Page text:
Research

Solid malignancies during the first year of life: A 20-year review at Red Cross War Memorial Children’s Hospital, Cape Town, South Africa

N Jauquier, N English, A Davidson, S G Cox

Abstract


Background. Among paediatric tumours, two groups stand out: neonatal and infantile tumours, which respectively represent 2% and 10% of paediatric tumours. The distribution of tumours in these age groups is different from that in older children. 

Objectives. Descriptive analysis of a cohort of patients treated for a solid malignancy at Red Cross War Memorial Children’s Hospital (RCWMCH), Cape Town, South Africa. 

Methods. A 20-year retrospective case series review of patients aged <1 year at diagnosis was performed on data extracted from the RCWMCH oncology database. 

Results. Of 243 cases extracted from the database, 198 were solid tumours, of which 122 (61.1%) were included in the analysis; the 76 excluded were benign or of eye, bone or central nervous system origin and therefore did not meet the inclusion criteria. There were 38 renal malignancies (31.2%), 30 neuroblastomas (24.6%), 25 soft-tissue sarcomas (20.5%), 17 germ cell tumours/gonadal tumours (13.9%) and 12 liver tumours (9.8%). Of the patients, 119 (97.5%) had surgery, 91 (74.6%) had chemotherapy and 10 (8.2%) had radiotherapy. Tumour group 5-year survival was 78.5% for neuroblastic tumours, 79.0% for nephroblastomas, 81.5% for hepatoblastomas, 62.5% and 54.2% for rhabdomyosarcoma and non-rhabdomyosarcoma soft-tissue sarcomas, respectively, and 79.5% for malignant extracranial and extragonadal germ cell tumours. For the entire cohort, the mean follow-up was 46 months, with an estimated 5-year overall survival of 74.6%. Mortality was 21.5% and loss to follow-up 6.6%. 

Conclusion. The distribution of tumours differs slightly from the literature, with a predominance of renal tumours over neuroblastomas. The overall mortality rate of 21.5%, the surgical complication rate of 10.9% and the 5-year overall survival of 74.6% correspond with the literature, supporting the view that a paediatric hospital in a middle-income country can achieve results similar to those in higher-income countries when international protocols are applied by a dedicated multidisciplinary team.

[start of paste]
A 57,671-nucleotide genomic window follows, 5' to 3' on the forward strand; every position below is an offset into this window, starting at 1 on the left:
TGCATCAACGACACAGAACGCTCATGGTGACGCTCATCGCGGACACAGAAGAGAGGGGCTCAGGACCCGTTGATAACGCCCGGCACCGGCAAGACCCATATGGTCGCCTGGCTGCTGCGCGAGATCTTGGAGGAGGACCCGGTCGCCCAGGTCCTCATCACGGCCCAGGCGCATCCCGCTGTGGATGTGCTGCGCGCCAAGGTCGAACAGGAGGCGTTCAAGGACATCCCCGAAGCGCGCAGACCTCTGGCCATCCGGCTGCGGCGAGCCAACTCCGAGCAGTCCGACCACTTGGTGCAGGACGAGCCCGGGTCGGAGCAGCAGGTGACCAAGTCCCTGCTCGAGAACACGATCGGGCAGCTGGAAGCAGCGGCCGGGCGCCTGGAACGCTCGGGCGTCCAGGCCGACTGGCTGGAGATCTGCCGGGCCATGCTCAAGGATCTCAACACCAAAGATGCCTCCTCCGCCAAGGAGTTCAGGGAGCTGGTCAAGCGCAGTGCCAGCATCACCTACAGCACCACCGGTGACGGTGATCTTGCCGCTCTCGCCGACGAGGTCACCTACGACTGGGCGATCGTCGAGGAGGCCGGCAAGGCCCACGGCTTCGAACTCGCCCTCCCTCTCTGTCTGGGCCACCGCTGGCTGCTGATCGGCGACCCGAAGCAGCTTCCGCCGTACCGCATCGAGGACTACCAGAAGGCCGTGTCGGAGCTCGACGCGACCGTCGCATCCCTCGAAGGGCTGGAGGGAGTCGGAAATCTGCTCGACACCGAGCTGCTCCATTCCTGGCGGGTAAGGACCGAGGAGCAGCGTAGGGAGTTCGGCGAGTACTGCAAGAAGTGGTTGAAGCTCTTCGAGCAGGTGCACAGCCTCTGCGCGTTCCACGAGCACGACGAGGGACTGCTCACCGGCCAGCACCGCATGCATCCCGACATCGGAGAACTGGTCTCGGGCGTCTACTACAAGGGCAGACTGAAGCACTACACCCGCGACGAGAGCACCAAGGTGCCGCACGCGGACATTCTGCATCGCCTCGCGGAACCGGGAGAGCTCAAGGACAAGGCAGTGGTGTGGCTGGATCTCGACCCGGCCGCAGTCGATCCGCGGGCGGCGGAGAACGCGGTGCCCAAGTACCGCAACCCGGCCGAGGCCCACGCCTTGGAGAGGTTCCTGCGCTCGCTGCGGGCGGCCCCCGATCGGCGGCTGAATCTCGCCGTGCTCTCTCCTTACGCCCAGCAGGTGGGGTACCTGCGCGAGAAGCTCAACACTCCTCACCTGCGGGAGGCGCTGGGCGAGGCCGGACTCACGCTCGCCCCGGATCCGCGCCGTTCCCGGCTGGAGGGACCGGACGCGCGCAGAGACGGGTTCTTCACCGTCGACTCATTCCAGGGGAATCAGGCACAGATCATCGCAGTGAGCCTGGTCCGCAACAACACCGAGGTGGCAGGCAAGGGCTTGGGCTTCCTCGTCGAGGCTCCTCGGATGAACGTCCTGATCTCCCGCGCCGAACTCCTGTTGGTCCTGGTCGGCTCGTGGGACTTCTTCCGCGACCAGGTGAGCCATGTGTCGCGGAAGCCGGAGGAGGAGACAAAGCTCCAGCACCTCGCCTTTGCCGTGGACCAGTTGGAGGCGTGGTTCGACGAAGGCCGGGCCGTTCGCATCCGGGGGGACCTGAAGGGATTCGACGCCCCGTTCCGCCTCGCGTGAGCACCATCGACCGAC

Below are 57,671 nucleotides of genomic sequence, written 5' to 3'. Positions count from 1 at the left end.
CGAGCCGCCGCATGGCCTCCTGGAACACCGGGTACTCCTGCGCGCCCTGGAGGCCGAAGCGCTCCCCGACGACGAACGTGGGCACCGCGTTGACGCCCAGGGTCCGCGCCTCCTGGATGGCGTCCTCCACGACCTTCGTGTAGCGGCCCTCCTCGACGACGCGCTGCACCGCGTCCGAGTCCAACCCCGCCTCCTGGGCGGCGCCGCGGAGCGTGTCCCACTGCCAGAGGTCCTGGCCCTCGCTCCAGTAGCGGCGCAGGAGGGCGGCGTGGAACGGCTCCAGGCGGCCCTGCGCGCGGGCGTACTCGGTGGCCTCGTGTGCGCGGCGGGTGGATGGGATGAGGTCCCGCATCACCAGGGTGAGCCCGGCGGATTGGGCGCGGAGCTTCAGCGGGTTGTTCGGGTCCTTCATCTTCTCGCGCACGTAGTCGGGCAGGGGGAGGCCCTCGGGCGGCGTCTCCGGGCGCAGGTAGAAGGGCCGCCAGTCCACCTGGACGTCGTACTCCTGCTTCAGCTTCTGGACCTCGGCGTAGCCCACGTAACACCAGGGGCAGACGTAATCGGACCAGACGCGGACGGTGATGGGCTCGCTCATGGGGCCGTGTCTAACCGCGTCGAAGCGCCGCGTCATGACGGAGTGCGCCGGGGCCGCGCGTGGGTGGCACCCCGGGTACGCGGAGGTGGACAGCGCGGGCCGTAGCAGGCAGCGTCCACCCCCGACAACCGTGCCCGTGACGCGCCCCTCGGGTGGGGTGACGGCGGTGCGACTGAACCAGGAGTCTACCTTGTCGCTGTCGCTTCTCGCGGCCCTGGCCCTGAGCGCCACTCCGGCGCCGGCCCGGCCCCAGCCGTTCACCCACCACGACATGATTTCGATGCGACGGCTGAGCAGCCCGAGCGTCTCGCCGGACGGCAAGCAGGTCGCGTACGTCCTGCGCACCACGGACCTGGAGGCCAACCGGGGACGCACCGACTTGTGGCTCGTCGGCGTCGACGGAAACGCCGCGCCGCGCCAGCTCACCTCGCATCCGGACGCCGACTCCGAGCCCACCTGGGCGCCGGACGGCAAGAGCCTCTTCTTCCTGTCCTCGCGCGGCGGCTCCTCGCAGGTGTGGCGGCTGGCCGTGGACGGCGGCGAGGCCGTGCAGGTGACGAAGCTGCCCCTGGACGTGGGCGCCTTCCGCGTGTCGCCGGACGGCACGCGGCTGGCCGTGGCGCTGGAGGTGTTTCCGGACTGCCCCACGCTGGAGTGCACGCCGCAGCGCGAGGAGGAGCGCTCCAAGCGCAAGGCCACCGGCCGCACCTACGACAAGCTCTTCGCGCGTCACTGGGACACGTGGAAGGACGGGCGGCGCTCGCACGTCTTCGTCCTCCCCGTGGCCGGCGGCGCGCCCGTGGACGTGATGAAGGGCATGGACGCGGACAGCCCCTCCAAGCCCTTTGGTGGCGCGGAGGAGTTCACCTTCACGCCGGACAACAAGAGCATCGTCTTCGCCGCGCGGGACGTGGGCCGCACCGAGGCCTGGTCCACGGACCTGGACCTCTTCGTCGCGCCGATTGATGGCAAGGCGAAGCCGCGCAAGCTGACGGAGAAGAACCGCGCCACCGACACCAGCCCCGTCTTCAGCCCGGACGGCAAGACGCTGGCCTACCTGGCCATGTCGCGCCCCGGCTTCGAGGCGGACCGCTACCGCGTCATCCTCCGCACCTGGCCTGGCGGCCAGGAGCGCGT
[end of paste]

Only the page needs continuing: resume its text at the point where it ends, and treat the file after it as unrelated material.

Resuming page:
Authors' affiliations

N Jauquier, Department of Paediatric Surgery, Red Cross War Memorial Children’s Hospital and Faculty of Health Sciences, University of Cape Town, South Africa

N English, Department of Paediatric Surgery, Red Cross War Memorial Children’s Hospital and Faculty of Health Sciences, University of Cape Town, South Africa

A Davidson, Haematology/Oncology Service, Red Cross War Memorial Children’s Hospital and Department of Paediatrics and Child Health, Faculty of Health Sciences, University of Cape Town, South Africa

S G Cox, Department of Paediatric Surgery, Red Cross War Memorial Children’s Hospital and Faculty of Health Sciences, University of Cape Town, South Africa

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Keywords

Neonatal tumours; Infant tumours; Solid malignancy in children; Middle-income country; Surgical oncology

Cite this article

South African Medical Journal 2022;112(6):418-425.

Article History

Date submitted: 2022-05-31
Date published: 2022-05-31

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